• AJ Sherman

Secondary Schools & COVID




St. Louis-​ As COVID-19, despite the state’s effort, continues to grow in infection rates,students and teachers in middle and high school fight the virus every day in the classroom; be it virtual or in person.


Last summer when the pandemic first began, many schools were sucker-punched with the fact that they were going to be forced to close their doors. Many schools like the Clayton school district closed almost immediately and moved online, despite a few days off as a result of the sudden change in curriculum. This is the same for the majority of schools in the St. Louis area,and while the school boards did their best, especially given these unprecedented circumstances;the school system suffered as a result.


Teachers especially had to adjust to these new changes, most notably this semester given the schools have had an opportunity to regain footing, change, and add rules for the protection of their staff. Teachers also have to adapt to these new technology requirements, with some districts using technology like Google Classroom, Blackboard, Canvas, and other websites to deliver their online classes. This of course completely changes the curriculum, forcing many teachers to reinvent the way classes are being taught, both in person and online. There are also new health precautions that they have to take: masks on at all times while on campus, distance from students and other faculty, and lots of hand sanitizer to name a few. Kelly Sherman, a teacher at John Burroughs School, notes that: “I’ve never experienced anything like this, it’s hard to balance it all. Things are very different and stressful especially given that I have never taught this way.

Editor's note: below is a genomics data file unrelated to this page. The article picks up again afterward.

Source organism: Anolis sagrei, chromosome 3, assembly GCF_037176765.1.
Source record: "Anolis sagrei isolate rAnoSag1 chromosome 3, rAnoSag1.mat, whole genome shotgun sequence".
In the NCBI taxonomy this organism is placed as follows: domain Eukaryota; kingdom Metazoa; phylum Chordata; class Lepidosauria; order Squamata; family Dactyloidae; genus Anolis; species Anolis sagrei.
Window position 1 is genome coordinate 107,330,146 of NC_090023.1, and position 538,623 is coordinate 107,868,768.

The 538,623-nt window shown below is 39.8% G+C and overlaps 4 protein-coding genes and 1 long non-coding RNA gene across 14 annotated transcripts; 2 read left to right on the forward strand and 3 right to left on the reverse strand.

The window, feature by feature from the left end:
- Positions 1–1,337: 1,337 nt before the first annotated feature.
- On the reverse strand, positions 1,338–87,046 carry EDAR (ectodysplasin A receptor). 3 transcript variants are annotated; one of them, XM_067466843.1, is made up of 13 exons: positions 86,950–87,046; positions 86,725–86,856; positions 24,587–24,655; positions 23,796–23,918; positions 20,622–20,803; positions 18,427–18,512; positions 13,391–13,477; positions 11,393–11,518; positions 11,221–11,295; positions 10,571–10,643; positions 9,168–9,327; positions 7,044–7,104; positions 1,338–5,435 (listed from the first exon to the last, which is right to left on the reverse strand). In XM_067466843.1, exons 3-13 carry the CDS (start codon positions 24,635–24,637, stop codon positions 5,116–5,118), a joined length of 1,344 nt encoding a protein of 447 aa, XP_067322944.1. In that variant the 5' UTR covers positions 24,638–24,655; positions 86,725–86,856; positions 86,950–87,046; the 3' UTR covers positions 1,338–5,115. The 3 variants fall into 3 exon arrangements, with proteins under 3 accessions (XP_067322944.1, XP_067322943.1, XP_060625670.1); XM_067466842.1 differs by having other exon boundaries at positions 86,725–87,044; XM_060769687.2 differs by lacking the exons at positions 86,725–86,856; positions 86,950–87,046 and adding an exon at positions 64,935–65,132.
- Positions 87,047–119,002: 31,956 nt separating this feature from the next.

It’s hard to connect with the kids and even learn names like this.” Teaching, an already a difficult job, with COVID has become all the more difficult; and even for the sake of the students,learning safely is not learning easily.


Students as well struggled to adjust to recent changes due to the virus. Students from Maplewood, Clayton, Florissant Valley, and Ritenour school districts have noted that the schools in general since the beginning of the outbreak have definitely improved their methods. However it is difficult for certain classes like P.E. to remain safe when, for some districts, keeping a mask on is not required during that class. While every student interviewed insists they feel safe on campus, many of them feel that other students make it difficult to make sure they social distance properly. A St. Louis middle school student notes: “It is way more difficult to make connections with teachers and classmates. It’s hard to even get a hold of teachers due to the internet and their emails being overloaded all the time. And Zoom makes it hard to engage with the classes.”While many students enjoy some perks of online learning like extra free time and ability to wake up later, every student interviewed agreed that they would never again want to learn this way.


When the school system is confronted with COVID, different schools have dealt with it in different ways. But what all St. Louis students and teachers can agree on: is that the pandemic has had a drastic effect on their ability to learn and teach, and not for the better.

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